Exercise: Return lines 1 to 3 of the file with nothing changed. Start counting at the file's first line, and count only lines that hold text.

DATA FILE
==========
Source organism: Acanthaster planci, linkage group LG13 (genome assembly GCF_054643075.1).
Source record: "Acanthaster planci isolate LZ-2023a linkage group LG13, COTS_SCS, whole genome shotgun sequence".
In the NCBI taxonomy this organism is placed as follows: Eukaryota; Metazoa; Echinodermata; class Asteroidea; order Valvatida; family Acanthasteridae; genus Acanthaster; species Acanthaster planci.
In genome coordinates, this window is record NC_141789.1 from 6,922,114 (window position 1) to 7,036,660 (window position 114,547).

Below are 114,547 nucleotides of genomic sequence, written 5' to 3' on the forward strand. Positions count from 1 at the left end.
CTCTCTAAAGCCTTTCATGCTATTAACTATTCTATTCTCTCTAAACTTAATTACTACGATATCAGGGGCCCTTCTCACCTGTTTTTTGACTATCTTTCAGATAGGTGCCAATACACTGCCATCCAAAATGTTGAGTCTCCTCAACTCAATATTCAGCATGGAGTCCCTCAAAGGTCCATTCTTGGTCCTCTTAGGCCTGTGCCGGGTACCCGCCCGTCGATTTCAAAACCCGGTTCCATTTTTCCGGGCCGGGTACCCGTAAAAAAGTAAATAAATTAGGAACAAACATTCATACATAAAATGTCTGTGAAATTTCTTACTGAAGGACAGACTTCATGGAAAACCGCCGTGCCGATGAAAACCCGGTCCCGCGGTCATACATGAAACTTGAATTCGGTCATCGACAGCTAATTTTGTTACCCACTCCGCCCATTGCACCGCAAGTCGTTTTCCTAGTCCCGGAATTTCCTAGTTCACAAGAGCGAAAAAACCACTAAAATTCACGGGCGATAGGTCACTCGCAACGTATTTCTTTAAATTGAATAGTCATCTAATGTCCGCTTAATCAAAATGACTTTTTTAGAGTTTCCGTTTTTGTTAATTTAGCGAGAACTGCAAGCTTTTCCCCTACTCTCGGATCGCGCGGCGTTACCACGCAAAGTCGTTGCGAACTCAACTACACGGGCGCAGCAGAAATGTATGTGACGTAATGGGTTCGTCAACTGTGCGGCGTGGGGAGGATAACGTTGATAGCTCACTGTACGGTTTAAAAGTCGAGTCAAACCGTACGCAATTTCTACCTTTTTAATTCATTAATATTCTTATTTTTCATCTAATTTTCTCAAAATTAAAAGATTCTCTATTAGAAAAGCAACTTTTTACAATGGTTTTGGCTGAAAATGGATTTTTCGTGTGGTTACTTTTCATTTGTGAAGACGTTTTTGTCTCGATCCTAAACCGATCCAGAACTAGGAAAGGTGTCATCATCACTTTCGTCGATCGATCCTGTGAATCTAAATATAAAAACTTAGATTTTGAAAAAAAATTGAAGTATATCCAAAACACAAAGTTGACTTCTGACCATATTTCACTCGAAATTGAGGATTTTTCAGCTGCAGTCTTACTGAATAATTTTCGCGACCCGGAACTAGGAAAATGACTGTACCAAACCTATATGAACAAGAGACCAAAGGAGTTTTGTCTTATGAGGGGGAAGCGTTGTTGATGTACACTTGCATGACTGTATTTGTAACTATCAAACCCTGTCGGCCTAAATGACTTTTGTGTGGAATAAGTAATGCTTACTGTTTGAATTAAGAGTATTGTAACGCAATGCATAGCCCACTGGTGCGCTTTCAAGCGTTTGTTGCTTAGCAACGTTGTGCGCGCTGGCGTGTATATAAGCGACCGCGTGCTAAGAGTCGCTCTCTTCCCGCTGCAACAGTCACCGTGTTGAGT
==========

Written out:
Source organism: Acanthaster planci, linkage group LG13 (genome assembly GCF_054643075.1).
Source record: "Acanthaster planci isolate LZ-2023a linkage group LG13, COTS_SCS, whole genome shotgun sequence".
In the NCBI taxonomy this organism is placed as follows: Eukaryota; Metazoa; Echinodermata; class Asteroidea; order Valvatida; family Acanthasteridae; genus Acanthaster; species Acanthaster planci.